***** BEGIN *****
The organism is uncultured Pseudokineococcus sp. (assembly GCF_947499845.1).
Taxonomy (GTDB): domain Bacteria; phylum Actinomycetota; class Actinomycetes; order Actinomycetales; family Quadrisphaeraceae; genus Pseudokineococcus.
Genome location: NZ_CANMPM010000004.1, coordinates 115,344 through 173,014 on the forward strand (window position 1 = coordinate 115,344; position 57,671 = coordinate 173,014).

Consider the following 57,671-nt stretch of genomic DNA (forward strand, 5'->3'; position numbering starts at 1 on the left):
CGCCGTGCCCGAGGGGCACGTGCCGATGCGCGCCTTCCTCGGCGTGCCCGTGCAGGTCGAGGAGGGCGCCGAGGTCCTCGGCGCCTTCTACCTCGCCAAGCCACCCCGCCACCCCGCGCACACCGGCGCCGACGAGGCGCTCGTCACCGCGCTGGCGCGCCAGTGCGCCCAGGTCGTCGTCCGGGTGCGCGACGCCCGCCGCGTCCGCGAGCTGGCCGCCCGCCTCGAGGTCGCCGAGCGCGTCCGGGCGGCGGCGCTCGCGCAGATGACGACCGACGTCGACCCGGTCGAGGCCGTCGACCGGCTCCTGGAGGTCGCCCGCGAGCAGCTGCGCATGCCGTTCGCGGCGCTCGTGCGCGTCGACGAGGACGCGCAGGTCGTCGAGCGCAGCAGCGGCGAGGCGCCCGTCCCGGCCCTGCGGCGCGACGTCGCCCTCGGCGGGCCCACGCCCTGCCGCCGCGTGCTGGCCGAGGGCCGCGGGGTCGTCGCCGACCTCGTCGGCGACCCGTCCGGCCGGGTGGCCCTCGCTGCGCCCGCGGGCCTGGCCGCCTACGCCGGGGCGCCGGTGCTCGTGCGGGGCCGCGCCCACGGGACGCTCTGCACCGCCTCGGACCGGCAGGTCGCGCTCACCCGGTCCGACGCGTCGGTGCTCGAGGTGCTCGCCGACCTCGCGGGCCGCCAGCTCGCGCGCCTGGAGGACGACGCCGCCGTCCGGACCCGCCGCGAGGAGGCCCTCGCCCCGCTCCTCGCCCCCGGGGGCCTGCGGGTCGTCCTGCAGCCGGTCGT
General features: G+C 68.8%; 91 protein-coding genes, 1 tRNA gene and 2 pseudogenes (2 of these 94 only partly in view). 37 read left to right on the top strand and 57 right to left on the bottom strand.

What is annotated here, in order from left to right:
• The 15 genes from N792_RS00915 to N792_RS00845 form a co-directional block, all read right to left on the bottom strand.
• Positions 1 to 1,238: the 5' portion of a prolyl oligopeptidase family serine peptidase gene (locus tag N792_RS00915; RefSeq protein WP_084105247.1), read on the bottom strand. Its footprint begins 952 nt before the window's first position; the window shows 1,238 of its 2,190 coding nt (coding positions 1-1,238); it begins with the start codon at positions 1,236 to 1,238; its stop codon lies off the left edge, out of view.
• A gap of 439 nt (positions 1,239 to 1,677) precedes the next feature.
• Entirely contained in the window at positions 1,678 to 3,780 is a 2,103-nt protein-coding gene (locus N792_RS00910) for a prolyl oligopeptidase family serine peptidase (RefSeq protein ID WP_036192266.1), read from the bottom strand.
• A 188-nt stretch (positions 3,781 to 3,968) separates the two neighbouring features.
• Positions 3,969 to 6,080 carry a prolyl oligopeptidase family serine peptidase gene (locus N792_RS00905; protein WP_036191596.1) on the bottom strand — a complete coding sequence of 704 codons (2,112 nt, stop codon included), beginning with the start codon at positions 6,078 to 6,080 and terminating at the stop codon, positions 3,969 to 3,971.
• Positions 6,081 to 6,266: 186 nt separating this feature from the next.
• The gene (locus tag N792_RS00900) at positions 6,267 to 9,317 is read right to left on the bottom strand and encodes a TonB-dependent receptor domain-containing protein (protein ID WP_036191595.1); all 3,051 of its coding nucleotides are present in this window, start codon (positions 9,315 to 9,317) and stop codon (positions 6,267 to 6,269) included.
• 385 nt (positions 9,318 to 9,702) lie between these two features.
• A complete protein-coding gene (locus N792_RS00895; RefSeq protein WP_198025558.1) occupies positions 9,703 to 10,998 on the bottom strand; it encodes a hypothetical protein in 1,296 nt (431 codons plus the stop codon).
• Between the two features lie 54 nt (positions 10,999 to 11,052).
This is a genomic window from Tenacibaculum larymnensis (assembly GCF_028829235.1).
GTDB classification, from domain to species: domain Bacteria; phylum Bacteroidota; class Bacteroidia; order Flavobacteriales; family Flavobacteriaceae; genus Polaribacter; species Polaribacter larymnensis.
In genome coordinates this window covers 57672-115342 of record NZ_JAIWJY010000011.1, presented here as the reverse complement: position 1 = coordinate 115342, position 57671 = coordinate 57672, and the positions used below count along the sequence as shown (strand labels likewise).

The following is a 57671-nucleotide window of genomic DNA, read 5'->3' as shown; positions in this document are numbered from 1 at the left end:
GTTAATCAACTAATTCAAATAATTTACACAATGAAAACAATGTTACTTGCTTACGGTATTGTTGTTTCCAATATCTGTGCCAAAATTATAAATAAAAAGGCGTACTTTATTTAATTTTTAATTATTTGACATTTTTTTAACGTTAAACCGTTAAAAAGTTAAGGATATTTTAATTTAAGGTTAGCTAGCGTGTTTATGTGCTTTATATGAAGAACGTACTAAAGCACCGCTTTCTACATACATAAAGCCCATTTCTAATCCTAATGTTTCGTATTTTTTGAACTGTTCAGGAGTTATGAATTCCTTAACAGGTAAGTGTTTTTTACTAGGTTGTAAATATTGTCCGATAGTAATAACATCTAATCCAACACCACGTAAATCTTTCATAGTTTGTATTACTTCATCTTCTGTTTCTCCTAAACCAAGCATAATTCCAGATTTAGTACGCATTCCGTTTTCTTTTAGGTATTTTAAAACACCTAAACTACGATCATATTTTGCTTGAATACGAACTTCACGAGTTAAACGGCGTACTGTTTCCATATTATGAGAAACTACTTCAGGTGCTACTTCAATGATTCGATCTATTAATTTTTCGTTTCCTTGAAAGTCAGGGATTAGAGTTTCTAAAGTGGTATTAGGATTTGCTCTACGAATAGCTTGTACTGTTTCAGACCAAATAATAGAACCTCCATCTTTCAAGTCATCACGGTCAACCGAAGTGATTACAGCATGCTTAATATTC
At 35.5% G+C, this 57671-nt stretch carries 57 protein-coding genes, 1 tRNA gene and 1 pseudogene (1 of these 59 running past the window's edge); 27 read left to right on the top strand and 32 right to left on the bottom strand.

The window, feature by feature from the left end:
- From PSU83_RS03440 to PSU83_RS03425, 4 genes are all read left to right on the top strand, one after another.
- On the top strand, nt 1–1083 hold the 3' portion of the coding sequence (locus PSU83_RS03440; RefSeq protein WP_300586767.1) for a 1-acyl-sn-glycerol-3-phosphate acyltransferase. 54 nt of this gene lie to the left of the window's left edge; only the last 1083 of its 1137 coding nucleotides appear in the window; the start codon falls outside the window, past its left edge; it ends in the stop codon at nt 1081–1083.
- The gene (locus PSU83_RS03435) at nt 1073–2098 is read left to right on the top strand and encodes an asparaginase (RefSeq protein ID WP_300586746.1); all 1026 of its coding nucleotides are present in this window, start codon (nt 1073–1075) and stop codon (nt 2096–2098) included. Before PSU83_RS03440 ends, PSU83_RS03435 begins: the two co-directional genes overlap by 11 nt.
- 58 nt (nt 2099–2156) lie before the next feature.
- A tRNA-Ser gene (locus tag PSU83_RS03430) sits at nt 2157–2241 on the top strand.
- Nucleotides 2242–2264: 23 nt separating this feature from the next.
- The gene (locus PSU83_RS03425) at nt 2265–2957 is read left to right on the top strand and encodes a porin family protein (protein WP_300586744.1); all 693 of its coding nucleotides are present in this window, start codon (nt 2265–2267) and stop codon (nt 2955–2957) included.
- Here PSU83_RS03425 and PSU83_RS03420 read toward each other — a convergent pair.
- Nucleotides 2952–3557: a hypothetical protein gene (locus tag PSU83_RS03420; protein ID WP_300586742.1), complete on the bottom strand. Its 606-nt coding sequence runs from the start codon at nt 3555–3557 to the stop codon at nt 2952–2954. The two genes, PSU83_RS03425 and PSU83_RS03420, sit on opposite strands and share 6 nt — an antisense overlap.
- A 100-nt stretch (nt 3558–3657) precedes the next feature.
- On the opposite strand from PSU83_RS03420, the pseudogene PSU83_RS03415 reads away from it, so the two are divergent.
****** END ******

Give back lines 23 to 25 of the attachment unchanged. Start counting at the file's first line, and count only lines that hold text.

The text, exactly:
GTTAATCAACTAATTCAAATAATTTACACAATGAAAACAATGTTACTTGCTTACGGTATTGTTGTTTCCAATATCTGTGCCAAAATTATAAATAAAAAGGCGTACTTTATTTAATTTTTAATTATTTGACATTTTTTTAACGTTAAACCGTTAAAAAGTTAAGGATATTTTAATTTAAGGTTAGCTAGCGTGTTTATGTGCTTTATATGAAGAACGTACTAAAGCACCGCTTTCTACATACATAAAGCCCATTTCTAATCCTAATGTTTCGTATTTTTTGAACTGTTCAGGAGTTATGAATTCCTTAACAGGTAAGTGTTTTTTACTAGGTTGTAAATATTGTCCGATAGTAATAACATCTAATCCAACACCACGTAAATCTTTCATAGTTTGTATTACTTCATCTTCTGTTTCTCCTAAACCAAGCATAATTCCAGATTTAGTACGCATTCCGTTTTCTTTTAGGTATTTTAAAACACCTAAACTACGATCATATTTTGCTTGAATACGAACTTCACGAGTTAAACGGCGTACTGTTTCCATATTATGAGAAACTACTTCAGGTGCTACTTCAATGATTCGATCTATTAATTTTTCGTTTCCTTGAAAGTCAGGGATTAGAGTTTCTAAAGTGGTATTAGGATTTGCTCTACGAATAGCTTGTACTGTTTCAGACCAAATAATAGAACCTCCATCTTTCAAGTCATCACGGTCAACCGAAGTGATTACAGCATGCTTAATATTC
At 35.5% G+C, this 57671-nt stretch carries 57 protein-coding genes, 1 tRNA gene and 1 pseudogene (1 of these 59 running past the window's edge); 27 read left to right on the top strand and 32 right to left on the bottom strand.

The window, feature by feature from the left end: